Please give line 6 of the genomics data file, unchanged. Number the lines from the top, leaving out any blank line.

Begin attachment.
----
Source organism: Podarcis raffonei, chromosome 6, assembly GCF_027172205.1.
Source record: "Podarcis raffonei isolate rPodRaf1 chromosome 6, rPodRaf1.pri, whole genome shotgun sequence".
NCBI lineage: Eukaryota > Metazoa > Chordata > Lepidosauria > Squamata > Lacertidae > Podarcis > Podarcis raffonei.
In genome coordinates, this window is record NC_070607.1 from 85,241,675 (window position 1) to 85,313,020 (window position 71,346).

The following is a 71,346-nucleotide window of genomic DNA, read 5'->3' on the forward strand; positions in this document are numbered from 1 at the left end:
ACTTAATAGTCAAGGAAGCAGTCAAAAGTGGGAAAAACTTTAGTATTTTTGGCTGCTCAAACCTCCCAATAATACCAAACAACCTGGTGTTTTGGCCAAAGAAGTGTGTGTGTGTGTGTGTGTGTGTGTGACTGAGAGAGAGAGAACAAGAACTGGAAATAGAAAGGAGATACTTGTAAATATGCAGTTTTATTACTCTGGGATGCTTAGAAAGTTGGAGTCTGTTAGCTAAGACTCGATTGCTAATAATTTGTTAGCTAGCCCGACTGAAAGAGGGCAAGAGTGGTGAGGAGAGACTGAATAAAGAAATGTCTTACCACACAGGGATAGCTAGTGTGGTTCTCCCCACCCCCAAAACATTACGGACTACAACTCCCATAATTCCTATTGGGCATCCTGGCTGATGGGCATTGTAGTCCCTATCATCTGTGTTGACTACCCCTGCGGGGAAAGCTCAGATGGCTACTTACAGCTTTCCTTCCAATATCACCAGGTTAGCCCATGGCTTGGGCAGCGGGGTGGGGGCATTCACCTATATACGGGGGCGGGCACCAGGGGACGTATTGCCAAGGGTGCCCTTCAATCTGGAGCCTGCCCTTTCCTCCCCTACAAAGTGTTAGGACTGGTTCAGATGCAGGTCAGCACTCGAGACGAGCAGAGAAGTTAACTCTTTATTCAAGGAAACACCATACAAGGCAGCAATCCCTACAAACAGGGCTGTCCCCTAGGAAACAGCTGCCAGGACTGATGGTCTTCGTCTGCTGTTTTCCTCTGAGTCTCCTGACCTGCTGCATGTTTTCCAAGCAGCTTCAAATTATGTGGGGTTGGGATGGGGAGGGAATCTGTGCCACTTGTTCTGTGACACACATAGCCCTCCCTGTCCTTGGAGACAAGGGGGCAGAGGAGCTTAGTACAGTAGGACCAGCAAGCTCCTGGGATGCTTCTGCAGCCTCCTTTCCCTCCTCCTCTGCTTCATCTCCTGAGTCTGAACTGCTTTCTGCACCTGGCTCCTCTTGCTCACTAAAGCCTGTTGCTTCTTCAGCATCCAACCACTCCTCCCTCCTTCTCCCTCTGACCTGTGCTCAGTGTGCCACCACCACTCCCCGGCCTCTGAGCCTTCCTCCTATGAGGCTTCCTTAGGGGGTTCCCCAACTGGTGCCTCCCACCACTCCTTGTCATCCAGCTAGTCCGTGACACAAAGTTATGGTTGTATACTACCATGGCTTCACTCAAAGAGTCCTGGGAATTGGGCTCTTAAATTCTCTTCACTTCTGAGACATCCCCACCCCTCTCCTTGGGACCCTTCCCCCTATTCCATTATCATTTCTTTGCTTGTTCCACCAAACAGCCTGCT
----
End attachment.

ACTTAATAGTCAAGGAAGCAGTCAAAAGTGGGAAAAACTTTAGTATTTTTGGCTGCTCAAACCTCCCAATAATACCAAACAACCTGGTGTTTTGGCCAAAGAAGTGTGTGTGTGTGTGTGTGTGTGTGTGACTGAGAGAGAGAGAACAAGAACTGGAAATAGAAAGGAGATACTTGTAAATATGCAGTTTTATTACTCTGGGATGCTTAGAAAGTTGGAGTCTGTTAGCTAAGACTCGATTGCTAATAATTTGTTAGCTAGCCCGACTGAAAGAGGGCAAGAGTGGTGAGGAGAGACTGAATAAAGAAATGTCTTACCACACAGGGATAGCTAGTGTGGTTCTCCCCACCCCCAAAACATTACGGACTACAACTCCCATAATTCCTATTGGGCATCCTGGCTGATGGGCATTGTAGTCCCTATCATCTGTGTTGACTACCCCTGCGGGGAAAGCTCAGATGGCTACTTACAGCTTTCCTTCCAATATCACCAGGTTAGCCCATGGCTTGGGCAGCGGGGTGGGGGCATTCACCTATATACGGGGGCGGGCACCAGGGGACGTATTGCCAAGGGTGCCCTTCAATCTGGAGCCTGCCCTTTCCTCCCCTACAAAGTGTTAGGACTGGTTCAGATGCAGGTCAGCACTCGAGACGAGCAGAGAAGTTAACTCTTTATTCAAGGAAACACCATACAAGGCAGCAATCCCTACAAACAGGGCTGTCCCCTAGGAAACAGCTGCCAGGACTGATGGTCTTCGTCTGCTGTTTTCCTCTGAGTCTCCTGACCTGCTGCATGTTTTCCAAGCAGCTTCAAATTATGTGGGGTTGGGATGGGGAGGGAATCTGTGCCACTTGTTCTGTGACACACATAGCCCTCCCTGTCCTTGGAGACAAGGGGGCAGAGGAGCTTAGTACAGTAGGACCAGCAAGCTCCTGGGATGCTTCTGCAGCCTCCTTTCCCTCCTCCTCTGCTTCATCTCCTGAGTCTGAACTGCTTTCTGCACCTGGCTCCTCTTGCTCACTAAAGCCTGTTGCTTCTTCAGCATCCAACCACTCCTCCCTCCTTCTCCCTCTGACCTGTGCTCAGTGTGCCACCACCACTCCCCGGCCTCTGAGCCTTCCTCCTATGAGGCTTCCTTAGGGGGTTCCCCAACTGGTGCCTCCCACCACTCCTTGTCATCCAGCTAGTCCGTGACACAAAGTTATGGTTGTATACTACCATGGCTTCACTCAAAGAGTCCTGGGAATTGGGCTCTTAAATTCTCTTCACTTCTGAGACATCCCCACCCCTCTCCTTGGGACCCTTCCCCCTATTCCATTATCATTTCTTTGCTTGTTCCACCAAACAGCCTGCT